Should You Relocate in Retirement?
Weighing the decision to stay put or move somewhere new.
Have you had a career that took you across the country or maybe even around the world? Did moving from place to place create a sense of excitement and adventure or was it more a source of anxiety and uncertainty?
For some federal employees, a retirement move conjures feelings of enthusiasm and anticipation. For others, retirement is a time to stay home and be close to long-time friends, families and activities. Which option is for you? Realtor.com estimates that 85 percent of retirees stay put in retirement for various reasons, including a history of social connections.
- Healthy environment
- Personal security
- Local economy
- Weather conditions
- Popularity with older residents
“Obviously, personal preferences should play a major role in choosing a place to live in retirement,” says Richard Barrington, senior financial analyst at MoneyRates.com. “Still, by presenting an analysis based on cold hard numbers, we hope the MoneyRates study gets people to think about what practical factors they should take into consideration when choosing a place to retire, and possibly gets some people to think about places that might not otherwise have occurred to them.”
Some of the best states are no surprise, such as Florida (No. 4) and Arizona (No. 3), which many employees look at when considering a retirement move. The main attraction for both states is the weather, but in both cases, the drawback is the crime rate. According to this study, the No. 1 state for retirement is Iowa, which ranked above average in all five categories, although not in the top 10 for any of them. Hawaii was ranked No. 2, although the cost of living could prevent many from moving there. Maine rounded out the top five.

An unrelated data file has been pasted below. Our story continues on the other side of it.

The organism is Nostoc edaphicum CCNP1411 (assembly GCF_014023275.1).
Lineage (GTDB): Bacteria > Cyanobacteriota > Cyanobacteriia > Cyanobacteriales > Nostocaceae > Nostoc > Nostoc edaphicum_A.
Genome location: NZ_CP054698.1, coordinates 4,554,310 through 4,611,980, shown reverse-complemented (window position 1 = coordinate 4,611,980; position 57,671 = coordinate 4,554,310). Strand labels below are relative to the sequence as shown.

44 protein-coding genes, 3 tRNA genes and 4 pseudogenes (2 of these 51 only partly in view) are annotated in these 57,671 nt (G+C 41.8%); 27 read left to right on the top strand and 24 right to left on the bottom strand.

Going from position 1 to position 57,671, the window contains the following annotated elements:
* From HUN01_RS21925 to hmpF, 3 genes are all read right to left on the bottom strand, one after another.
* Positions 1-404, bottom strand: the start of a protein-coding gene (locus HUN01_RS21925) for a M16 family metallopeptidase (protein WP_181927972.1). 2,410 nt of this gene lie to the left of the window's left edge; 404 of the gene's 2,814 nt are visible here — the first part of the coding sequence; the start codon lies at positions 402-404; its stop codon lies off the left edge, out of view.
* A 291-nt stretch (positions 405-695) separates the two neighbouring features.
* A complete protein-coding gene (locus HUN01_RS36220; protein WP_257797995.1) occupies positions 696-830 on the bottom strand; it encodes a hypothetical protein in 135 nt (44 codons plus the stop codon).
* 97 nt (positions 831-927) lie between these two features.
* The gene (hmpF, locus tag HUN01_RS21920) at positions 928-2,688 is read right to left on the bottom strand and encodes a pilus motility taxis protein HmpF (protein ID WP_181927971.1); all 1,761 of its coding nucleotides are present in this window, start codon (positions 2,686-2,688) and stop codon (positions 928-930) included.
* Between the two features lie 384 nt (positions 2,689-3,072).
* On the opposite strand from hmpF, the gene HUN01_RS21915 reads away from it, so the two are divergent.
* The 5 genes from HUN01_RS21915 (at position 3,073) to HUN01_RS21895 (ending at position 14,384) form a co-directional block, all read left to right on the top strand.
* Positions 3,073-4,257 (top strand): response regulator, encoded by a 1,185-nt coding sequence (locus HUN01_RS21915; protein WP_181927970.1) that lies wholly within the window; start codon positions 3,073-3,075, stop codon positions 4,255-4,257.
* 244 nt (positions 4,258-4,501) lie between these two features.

MoneyRates.com also ranked the bottom 10 states for retirement using the same criteria. Alaska ranked as the least desirable retirement destination due to extreme weather and a poor economy. Numbers two through five on the worst states list were Nevada, Louisiana, Washington and Illinois.
So where do most federal retirees end up? According to a July report in the magazine of the National Active and Retired Federal Employees Association based on Office of Personnel Management Data, California ranked No. 1 among federal retirees with 215,115 total annuitants on the rolls. Florida came in second with 179,853 retirees, followed by Texas (175,967), Maryland (163,906), Virginia (145,117) and Pennsylvania (109,655). Only 21,411 federal retirees live in Iowa. North Dakota, Wyoming and Vermont have the smallest number of federal retirees.
Besides weather and the local economy, other reasons for making a retirement move, according to U.S. News and World Report, include downsizing to a smaller home, moving to a less expensive locality, living closer to family and friends, the need for a home and a location that will accommodate the limitations of illnesses of aging, and an interest in pursuing a new lifestyle that isn’t available in your current location.
In the end, the decision about where to retire depends largely on your state of mind as you contemplate your post-working life. For further exploration of that issue, see my column from last October, Are You Mentally Prepared For Retirement?
Photo: Flickr user Giuseppe Milo
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